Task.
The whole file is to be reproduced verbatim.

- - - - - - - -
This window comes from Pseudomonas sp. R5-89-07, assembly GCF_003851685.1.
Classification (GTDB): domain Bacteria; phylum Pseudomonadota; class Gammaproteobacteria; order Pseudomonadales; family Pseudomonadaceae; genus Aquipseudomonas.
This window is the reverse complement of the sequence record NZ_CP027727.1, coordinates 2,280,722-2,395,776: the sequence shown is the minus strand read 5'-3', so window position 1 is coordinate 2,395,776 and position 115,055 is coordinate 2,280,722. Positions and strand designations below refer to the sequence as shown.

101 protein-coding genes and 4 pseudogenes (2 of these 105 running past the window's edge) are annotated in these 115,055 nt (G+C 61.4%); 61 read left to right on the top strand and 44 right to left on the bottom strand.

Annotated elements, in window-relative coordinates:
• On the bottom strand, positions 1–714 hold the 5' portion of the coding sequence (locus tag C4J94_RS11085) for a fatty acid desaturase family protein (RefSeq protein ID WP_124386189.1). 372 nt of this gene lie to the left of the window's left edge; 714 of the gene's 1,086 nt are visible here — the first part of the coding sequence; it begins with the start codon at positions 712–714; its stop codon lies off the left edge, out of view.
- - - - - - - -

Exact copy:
This window comes from Pseudomonas sp. R5-89-07, assembly GCF_003851685.1.
Classification (GTDB): domain Bacteria; phylum Pseudomonadota; class Gammaproteobacteria; order Pseudomonadales; family Pseudomonadaceae; genus Aquipseudomonas.
This window is the reverse complement of the sequence record NZ_CP027727.1, coordinates 2,280,722-2,395,776: the sequence shown is the minus strand read 5'-3', so window position 1 is coordinate 2,395,776 and position 115,055 is coordinate 2,280,722. Positions and strand designations below refer to the sequence as shown.

101 protein-coding genes and 4 pseudogenes (2 of these 105 running past the window's edge) are annotated in these 115,055 nt (G+C 61.4%); 61 read left to right on the top strand and 44 right to left on the bottom strand.

Annotated elements, in window-relative coordinates:
• On the bottom strand, positions 1–714 hold the 5' portion of the coding sequence (locus tag C4J94_RS11085) for a fatty acid desaturase family protein (RefSeq protein ID WP_124386189.1). 372 nt of this gene lie to the left of the window's left edge; 714 of the gene's 1,086 nt are visible here — the first part of the coding sequence; it begins with the start codon at positions 712–714; its stop codon lies off the left edge, out of view.